Here is a list of a few different brake pad manufactures part numbers that will cross reference. 

ACDelco 171-542
Bendix  PMD215IM
Centric Parts 105.02150
Raybestos Brakes BD215M
Wagner SX7136

Application is 1989 Chevy Celebrity front brake pad set.  For the 10.26" rotor HD brake option. 

Here is a link to the brake pads on Rock Auto.  Enter JA8 into the search to narrow it down to the larger Heavy Duty option.  LOOK FOR THE 260mm ROTOR DIAMETER!!


Rock Auto Brake Pads Link


MAKE SURE TO USE THE "JA2 OR JA8" MEDIUM AND HEAVY DUTY 10.26" ROTOR BRAKE OPTION.  The light duty pads will not work with this kit. 

There is a huge selection of brake pads available.  Low/Mid/High grade, all depend on price, noise, stopping, and longevity.  The super cheap pads are usually noisy, dusty, and don't last long.  Pick whichever will suit your needs the best. 

Quantity 1


You might also want to pick up a bottle of brake fluid while you are there.  You will need it during the brake bleeding procedure. 



-To start the install, lift the front of your bus high enough to remove the wheels, and place sturdy jack stands under the beam. 

-Remove the front wheels.

-Remove the speedometer cable from the drivers side, and then dust caps.

-Remove the spindle lock nuts.

-Remove the brake drum.

-Remove the 4 bolts holding the brake backing plate to the spindle, and hang the backing plate off to the side, leaving the rubber brake hose attached.  This will keep the brake fluid from leaking out while you work on the new disk brake install. The backing plates will be removed later,and they will NOT be re-used with the new disk brake kit. 

-Do any desired cleaning or painting to the spindle now.  Inspect the spindle where the bearing race's ride, and make sure there is no excessive wear.  Also clean the spindle threads good.

-Now you can begin the install of the new parts. 

-Bolt the new caliper bracket to the spindle with the included m10x25mm bolts.  The bracket needs to point towards the rear, and be offset towards the center of the vehicle.  Torque these bolts to 30ft.lbs.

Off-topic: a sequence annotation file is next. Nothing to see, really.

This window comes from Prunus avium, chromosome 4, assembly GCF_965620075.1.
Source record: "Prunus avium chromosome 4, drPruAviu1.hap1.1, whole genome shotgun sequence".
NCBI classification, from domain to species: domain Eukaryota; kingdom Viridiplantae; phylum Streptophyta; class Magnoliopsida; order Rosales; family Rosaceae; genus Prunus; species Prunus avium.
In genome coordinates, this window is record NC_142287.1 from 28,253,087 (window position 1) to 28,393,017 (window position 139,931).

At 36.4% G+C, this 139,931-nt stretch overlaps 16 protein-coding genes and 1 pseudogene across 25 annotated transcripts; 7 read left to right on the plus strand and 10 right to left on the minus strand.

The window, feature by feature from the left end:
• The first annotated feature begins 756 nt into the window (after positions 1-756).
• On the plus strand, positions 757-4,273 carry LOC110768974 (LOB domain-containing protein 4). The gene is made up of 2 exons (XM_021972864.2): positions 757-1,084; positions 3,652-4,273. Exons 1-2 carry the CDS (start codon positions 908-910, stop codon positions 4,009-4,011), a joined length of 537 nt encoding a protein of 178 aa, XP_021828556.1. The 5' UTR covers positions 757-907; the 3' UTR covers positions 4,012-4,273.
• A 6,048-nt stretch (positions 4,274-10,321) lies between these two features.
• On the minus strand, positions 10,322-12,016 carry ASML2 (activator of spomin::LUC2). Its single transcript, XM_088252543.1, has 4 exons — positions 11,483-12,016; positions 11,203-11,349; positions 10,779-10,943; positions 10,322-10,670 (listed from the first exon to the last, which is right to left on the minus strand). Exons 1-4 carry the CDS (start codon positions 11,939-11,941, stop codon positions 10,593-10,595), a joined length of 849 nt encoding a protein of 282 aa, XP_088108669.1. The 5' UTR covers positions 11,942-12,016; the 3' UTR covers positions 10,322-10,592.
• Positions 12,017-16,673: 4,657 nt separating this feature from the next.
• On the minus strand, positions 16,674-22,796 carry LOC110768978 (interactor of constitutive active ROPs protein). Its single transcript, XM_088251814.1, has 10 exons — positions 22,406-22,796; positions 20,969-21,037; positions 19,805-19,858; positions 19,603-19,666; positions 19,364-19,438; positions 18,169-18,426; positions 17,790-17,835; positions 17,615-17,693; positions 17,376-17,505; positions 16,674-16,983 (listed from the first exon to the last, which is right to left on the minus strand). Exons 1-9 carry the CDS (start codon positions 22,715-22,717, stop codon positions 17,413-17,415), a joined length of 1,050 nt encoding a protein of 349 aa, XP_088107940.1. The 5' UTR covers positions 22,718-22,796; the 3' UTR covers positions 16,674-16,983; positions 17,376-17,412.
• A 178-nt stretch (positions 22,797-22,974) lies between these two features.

This is what the passenger side should look like .


-Remove the new bearings from their boxes, and test fit them on the spindle. Make sure they slide on nice and smooth. If they hang up, check the spindle for burrs. Remove any burrs if needed with a fine file or sandpaper. Next, pack the bearings with a good wheel bearing grease.  Install the inner bearing into the rotor. 

The thin spacer included needs to be installed against the inner bearing.  The chamfer on the spacer needs to face away from the bearing, and towards the center of the bus. I like to use a little grease between it and the bearing to hold it in place. 


Last, lube and install the wheel seal into the back of the rotor.  The seal might look backwards, but it is correct.  Make sure the wider part of the tapered rubber lip is facing out.  It will need to be able to slide up onto the wider shoulder at the base of the spindle snout. 

-Pack and install the smaller outer bearing in the hub.

-Carefully slide the rotor over the spindle shaft, and rotate it as it gets near the end to help the seal onto its surface.   Pay attention to the wheel seal, and make sure it goes up over the large diameter shoulder on the spindle spud. 

-Re-install the spindle washer and the spindle nuts.  Tighten them down according to the factory service manual.

-For the baywindow guys, or split guys using bay style spindle nuts, you might need to zip the outside corners of the spindle nuts with a grinder.  The extra material on the nuts might hit the inside of the dust caps.  It doesn’t take much, and it will not effect the strength of the nut at all.